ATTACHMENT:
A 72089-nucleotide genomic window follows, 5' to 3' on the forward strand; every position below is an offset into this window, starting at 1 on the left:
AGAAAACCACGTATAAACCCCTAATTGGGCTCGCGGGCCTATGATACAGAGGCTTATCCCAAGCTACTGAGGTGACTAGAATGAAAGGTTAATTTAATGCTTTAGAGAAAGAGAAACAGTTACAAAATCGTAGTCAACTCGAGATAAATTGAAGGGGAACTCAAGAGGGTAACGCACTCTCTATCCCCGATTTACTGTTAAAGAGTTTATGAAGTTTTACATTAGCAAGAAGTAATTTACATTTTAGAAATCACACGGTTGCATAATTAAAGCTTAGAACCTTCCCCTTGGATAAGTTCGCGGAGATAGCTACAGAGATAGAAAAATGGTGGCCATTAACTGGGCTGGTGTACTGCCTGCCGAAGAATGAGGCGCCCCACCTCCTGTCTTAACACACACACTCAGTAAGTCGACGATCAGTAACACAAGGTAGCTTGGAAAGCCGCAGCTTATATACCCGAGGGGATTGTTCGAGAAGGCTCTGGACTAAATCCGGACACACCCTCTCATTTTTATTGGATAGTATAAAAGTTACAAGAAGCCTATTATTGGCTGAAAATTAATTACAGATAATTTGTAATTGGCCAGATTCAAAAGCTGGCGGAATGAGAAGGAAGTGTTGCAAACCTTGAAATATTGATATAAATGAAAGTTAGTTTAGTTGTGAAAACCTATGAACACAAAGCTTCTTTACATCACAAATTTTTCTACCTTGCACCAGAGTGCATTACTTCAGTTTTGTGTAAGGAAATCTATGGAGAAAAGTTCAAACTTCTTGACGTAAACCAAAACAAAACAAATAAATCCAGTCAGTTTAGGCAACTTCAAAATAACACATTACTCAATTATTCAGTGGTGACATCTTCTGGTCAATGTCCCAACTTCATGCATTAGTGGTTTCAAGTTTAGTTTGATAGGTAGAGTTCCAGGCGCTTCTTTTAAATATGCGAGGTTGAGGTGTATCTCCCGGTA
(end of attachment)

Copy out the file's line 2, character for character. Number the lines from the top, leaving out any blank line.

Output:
AGAAAACCACGTATAAACCCCTAATTGGGCTCGCGGGCCTATGATACAGAGGCTTATCCCAAGCTACTGAGGTGACTAGAATGAAAGGTTAATTTAATGCTTTAGAGAAAGAGAAACAGTTACAAAATCGTAGTCAACTCGAGATAAATTGAAGGGGAACTCAAGAGGGTAACGCACTCTCTATCCCCGATTTACTGTTAAAGAGTTTATGAAGTTTTACATTAGCAAGAAGTAATTTACATTTTAGAAATCACACGGTTGCATAATTAAAGCTTAGAACCTTCCCCTTGGATAAGTTCGCGGAGATAGCTACAGAGATAGAAAAATGGTGGCCATTAACTGGGCTGGTGTACTGCCTGCCGAAGAATGAGGCGCCCCACCTCCTGTCTTAACACACACACTCAGTAAGTCGACGATCAGTAACACAAGGTAGCTTGGAAAGCCGCAGCTTATATACCCGAGGGGATTGTTCGAGAAGGCTCTGGACTAAATCCGGACACACCCTCTCATTTTTATTGGATAGTATAAAAGTTACAAGAAGCCTATTATTGGCTGAAAATTAATTACAGATAATTTGTAATTGGCCAGATTCAAAAGCTGGCGGAATGAGAAGGAAGTGTTGCAAACCTTGAAATATTGATATAAATGAAAGTTAGTTTAGTTGTGAAAACCTATGAACACAAAGCTTCTTTACATCACAAATTTTTCTACCTTGCACCAGAGTGCATTACTTCAGTTTTGTGTAAGGAAATCTATGGAGAAAAGTTCAAACTTCTTGACGTAAACCAAAACAAAACAAATAAATCCAGTCAGTTTAGGCAACTTCAAAATAACACATTACTCAATTATTCAGTGGTGACATCTTCTGGTCAATGTCCCAACTTCATGCATTAGTGGTTTCAAGTTTAGTTTGATAGGTAGAGTTCCAGGCGCTTCTTTTAAATATGCGAGGTTGAGGTGTATCTCCCGGTA